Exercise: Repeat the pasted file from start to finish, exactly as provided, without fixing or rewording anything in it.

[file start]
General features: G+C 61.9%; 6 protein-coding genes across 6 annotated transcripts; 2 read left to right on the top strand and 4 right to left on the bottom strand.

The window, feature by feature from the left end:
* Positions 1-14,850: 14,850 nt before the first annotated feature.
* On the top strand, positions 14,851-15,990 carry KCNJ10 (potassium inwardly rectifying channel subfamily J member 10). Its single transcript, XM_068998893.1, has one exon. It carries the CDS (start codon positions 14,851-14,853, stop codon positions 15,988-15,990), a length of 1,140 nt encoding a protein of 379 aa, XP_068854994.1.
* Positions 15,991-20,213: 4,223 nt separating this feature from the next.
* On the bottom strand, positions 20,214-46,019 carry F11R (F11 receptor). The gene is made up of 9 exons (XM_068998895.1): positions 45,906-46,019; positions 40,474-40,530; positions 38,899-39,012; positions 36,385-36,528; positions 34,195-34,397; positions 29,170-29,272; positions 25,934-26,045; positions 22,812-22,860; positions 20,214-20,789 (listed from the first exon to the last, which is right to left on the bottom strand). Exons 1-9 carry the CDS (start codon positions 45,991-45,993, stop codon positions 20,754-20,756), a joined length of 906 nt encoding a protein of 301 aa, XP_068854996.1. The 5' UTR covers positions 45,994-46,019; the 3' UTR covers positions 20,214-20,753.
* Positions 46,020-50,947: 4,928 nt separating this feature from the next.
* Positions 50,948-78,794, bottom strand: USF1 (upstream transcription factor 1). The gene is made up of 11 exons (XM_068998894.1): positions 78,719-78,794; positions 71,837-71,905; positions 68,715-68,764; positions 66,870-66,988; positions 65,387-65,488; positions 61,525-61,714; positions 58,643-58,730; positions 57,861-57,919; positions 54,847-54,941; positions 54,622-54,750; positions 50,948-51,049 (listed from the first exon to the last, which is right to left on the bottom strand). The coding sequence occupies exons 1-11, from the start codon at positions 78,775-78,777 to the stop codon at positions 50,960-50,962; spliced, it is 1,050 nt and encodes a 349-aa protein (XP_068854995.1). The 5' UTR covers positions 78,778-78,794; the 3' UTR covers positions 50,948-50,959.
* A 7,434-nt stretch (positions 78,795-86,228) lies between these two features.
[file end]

General features: G+C 61.9%; 6 protein-coding genes across 6 annotated transcripts; 2 read left to right on the top strand and 4 right to left on the bottom strand.

The window, feature by feature from the left end:
* Positions 1-14,850: 14,850 nt before the first annotated feature.
* On the top strand, positions 14,851-15,990 carry KCNJ10 (potassium inwardly rectifying channel subfamily J member 10). Its single transcript, XM_068998893.1, has one exon. It carries the CDS (start codon positions 14,851-14,853, stop codon positions 15,988-15,990), a length of 1,140 nt encoding a protein of 379 aa, XP_068854994.1.
* Positions 15,991-20,213: 4,223 nt separating this feature from the next.
* On the bottom strand, positions 20,214-46,019 carry F11R (F11 receptor). The gene is made up of 9 exons (XM_068998895.1): positions 45,906-46,019; positions 40,474-40,530; positions 38,899-39,012; positions 36,385-36,528; positions 34,195-34,397; positions 29,170-29,272; positions 25,934-26,045; positions 22,812-22,860; positions 20,214-20,789 (listed from the first exon to the last, which is right to left on the bottom strand). Exons 1-9 carry the CDS (start codon positions 45,991-45,993, stop codon positions 20,754-20,756), a joined length of 906 nt encoding a protein of 301 aa, XP_068854996.1. The 5' UTR covers positions 45,994-46,019; the 3' UTR covers positions 20,214-20,753.
* Positions 46,020-50,947: 4,928 nt separating this feature from the next.
* Positions 50,948-78,794, bottom strand: USF1 (upstream transcription factor 1). The gene is made up of 11 exons (XM_068998894.1): positions 78,719-78,794; positions 71,837-71,905; positions 68,715-68,764; positions 66,870-66,988; positions 65,387-65,488; positions 61,525-61,714; positions 58,643-58,730; positions 57,861-57,919; positions 54,847-54,941; positions 54,622-54,750; positions 50,948-51,049 (listed from the first exon to the last, which is right to left on the bottom strand). The coding sequence occupies exons 1-11, from the start codon at positions 78,775-78,777 to the stop codon at positions 50,960-50,962; spliced, it is 1,050 nt and encodes a 349-aa protein (XP_068854995.1). The 5' UTR covers positions 78,778-78,794; the 3' UTR covers positions 50,948-50,959.
* A 7,434-nt stretch (positions 78,795-86,228) lies between these two features.